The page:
Animal. Go outside. What is the first animal you hear? The call of a bird? The bark of a dog? (Humans are animals, too.) Write from the perspective of that animal. What is (are) the animal(s) talking about? (If you have a smartphone or can borrow one, record the sounds and upload to your post.)

Static. Listen to this clip of radio static by GowlerMusic (freesound.org) and write a piece of fiction with a reference to this sound in it. (Download this clip and include it with your post so we can play it while reading.)​​
 
 
 
WEEK 4: NARRATIVE NONFICTION

Movie. Write about that one moment in your life that felt like a scene right out of a movie.

Memory. Ask a parent, guardian, or sibling about a childhood memory they have never told you before. Share their story.

Embarrassed. What was the most embarrassing moment of your life? How did it change you? Or what did you learn from it? Tell the story.

Object. What are three objects that help explain your personality? Why? (Share photos if you can.)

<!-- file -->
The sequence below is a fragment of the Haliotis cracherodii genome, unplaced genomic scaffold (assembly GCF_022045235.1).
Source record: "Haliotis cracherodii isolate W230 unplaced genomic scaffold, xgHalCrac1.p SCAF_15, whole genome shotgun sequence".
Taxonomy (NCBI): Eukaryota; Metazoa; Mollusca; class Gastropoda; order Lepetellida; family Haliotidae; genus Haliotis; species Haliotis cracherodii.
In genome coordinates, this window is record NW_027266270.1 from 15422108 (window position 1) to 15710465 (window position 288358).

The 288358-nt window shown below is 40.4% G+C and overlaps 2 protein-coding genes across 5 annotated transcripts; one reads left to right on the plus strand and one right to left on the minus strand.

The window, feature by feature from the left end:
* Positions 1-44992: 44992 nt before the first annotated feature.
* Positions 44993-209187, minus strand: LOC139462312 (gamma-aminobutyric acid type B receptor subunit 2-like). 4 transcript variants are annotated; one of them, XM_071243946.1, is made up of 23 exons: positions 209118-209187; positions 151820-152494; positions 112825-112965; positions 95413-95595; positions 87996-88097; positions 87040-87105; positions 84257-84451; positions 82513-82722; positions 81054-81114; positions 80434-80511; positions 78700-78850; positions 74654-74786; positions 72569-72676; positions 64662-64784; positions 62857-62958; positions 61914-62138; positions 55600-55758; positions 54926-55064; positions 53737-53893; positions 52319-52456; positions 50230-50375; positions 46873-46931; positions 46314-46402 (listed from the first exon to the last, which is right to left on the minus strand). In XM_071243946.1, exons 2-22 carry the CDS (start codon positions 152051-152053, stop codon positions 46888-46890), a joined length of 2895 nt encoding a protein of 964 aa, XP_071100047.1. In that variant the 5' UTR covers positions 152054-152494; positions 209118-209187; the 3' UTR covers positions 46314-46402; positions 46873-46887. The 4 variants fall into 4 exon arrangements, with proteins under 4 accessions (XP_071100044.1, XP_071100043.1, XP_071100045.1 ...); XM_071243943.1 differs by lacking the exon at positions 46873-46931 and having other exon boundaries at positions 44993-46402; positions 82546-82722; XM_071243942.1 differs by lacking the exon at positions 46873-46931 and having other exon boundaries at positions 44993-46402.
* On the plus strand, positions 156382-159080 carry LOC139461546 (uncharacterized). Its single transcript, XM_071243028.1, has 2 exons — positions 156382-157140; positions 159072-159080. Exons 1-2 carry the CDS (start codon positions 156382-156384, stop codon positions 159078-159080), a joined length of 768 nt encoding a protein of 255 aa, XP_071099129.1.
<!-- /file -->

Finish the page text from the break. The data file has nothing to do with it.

Life. Explain your entire life — such as the major events and experiences that have shaped who you are and what you love — in just five sentences.
WEEK 5: SCIENCE FICTION

Moment: Describe that moment when you realized that you are -- we all are -- just a speck in the universe. Did it hit you all at once like a thunderbolt or was it a gradual dawning?

Dream. What happens when the things you dream about at night come to life the next morning?

Planet. Create a planet that is exactly like Earth, except there is one major difference (for instance, there is no gravity). What is that one difference? What is it like on the planet? Does it have a name? Who are the characters who live there?

Wings. On your birthday, you wake up to discover a mysterious note next to your bed that says you now have the ability to sprout wings! However, that ability isn't totally under your control. Whenever someone says the word, "fly," your wings come out -- whether you want them to or not...

Grumbling. You're sitting in the dentist's waiting room and you hear a grumbling in your stomach. You look down toward your belly button to see ... Finish the story.
WEEK 6: RANTS/OPINION

Civility. Why have we become so uncivil to each other? Share your observations or theories on why this has happened.